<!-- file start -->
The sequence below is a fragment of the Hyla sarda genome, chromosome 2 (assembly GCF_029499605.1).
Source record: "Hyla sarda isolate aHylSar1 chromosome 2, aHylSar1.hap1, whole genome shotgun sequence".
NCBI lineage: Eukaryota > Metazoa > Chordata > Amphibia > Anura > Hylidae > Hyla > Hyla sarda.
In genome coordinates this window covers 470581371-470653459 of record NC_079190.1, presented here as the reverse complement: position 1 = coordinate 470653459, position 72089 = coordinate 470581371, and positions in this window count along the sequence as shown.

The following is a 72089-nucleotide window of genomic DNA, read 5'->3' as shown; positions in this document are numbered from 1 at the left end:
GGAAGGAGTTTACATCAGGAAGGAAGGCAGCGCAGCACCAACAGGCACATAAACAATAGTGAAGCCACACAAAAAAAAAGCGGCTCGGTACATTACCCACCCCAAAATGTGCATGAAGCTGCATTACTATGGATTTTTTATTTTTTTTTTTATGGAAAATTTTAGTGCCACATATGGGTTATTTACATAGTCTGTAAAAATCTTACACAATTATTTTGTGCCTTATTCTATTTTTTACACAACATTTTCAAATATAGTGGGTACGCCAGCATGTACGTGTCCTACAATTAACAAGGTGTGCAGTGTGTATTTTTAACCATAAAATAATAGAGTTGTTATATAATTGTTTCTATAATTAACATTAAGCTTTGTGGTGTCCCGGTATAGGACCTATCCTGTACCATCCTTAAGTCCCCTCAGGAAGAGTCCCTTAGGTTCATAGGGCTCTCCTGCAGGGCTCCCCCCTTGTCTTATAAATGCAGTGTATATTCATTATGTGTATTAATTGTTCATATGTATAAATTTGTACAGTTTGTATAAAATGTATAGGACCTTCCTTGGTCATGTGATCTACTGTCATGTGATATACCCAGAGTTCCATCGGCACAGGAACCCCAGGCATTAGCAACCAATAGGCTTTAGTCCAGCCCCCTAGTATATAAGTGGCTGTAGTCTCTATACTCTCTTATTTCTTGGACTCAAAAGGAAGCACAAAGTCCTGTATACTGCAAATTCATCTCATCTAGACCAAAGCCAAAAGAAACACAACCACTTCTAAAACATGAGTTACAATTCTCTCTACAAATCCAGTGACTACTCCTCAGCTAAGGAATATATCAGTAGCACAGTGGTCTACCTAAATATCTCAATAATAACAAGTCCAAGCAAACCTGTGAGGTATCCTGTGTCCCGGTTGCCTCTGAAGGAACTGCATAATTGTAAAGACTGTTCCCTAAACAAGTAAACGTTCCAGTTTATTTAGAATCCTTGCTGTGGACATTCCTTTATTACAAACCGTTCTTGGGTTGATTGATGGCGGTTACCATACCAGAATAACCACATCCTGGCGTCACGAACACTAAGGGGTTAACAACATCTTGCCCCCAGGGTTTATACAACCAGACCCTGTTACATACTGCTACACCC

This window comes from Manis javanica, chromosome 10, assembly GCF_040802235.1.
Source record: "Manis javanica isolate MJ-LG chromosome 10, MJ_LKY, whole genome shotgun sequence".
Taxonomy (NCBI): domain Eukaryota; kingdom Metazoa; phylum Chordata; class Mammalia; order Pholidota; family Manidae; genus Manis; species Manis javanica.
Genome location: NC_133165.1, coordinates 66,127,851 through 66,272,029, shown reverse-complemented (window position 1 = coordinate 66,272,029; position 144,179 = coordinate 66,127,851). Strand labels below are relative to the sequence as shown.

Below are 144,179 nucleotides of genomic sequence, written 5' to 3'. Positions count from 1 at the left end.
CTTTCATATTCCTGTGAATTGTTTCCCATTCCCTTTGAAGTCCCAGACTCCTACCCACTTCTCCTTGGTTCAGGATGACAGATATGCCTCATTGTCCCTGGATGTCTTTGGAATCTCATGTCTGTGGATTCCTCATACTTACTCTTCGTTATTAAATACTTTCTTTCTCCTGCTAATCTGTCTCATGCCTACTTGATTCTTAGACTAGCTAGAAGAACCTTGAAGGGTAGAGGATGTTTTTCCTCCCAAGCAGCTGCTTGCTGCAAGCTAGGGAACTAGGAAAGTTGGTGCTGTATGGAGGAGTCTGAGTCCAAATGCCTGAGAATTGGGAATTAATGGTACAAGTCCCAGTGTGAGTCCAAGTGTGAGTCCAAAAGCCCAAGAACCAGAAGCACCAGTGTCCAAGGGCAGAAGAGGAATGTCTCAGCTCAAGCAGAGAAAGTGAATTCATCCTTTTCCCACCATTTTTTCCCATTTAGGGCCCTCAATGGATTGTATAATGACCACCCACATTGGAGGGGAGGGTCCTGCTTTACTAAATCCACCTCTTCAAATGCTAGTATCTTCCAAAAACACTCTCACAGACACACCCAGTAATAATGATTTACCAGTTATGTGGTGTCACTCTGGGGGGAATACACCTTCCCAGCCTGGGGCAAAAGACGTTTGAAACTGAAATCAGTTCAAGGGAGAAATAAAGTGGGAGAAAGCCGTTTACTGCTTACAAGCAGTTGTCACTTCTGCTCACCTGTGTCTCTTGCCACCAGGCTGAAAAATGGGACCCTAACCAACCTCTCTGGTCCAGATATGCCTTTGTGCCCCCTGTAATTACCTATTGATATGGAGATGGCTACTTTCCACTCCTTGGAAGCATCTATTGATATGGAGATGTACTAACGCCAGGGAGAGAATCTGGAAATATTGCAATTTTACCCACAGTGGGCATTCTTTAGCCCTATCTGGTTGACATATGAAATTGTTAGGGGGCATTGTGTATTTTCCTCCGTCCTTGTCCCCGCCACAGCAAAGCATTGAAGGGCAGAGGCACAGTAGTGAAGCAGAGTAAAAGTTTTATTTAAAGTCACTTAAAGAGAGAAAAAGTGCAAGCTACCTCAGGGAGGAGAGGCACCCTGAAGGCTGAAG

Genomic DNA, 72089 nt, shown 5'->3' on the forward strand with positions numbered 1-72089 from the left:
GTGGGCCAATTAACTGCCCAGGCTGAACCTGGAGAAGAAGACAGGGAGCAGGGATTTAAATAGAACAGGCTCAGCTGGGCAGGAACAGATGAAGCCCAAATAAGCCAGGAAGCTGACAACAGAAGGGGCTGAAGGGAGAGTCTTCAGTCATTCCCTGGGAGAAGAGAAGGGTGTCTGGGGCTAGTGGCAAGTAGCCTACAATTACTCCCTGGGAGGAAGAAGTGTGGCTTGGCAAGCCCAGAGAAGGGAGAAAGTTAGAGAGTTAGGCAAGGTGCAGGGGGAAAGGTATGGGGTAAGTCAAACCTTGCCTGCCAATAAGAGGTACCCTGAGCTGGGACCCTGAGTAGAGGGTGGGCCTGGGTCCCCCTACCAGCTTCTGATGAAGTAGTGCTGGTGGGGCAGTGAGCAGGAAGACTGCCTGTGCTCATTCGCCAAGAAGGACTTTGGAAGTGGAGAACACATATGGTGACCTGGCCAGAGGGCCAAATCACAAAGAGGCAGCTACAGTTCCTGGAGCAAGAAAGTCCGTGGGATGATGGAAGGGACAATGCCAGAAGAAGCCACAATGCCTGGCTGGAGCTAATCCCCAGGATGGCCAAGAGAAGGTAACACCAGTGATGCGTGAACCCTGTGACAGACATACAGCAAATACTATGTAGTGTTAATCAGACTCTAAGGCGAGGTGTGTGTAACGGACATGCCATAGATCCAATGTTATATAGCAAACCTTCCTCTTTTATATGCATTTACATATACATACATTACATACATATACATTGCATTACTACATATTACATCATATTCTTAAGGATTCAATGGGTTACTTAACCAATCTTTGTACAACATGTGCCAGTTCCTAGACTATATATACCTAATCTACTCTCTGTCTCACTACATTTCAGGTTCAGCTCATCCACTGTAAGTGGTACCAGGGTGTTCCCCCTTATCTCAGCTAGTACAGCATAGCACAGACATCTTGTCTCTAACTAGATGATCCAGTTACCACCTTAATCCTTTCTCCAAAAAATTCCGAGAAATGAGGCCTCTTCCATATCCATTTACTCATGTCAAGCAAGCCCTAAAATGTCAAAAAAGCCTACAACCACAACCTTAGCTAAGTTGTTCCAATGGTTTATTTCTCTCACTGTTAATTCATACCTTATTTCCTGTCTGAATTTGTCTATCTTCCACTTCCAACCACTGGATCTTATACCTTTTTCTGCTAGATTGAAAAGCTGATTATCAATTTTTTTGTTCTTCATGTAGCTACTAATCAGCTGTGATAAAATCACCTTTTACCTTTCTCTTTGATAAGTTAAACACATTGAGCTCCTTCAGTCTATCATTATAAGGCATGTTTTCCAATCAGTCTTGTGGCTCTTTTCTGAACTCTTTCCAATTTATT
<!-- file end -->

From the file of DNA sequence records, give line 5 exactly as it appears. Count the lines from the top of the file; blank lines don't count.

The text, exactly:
The following is a 72089-nucleotide window of genomic DNA, read 5'->3' as shown; positions in this document are numbered from 1 at the left end: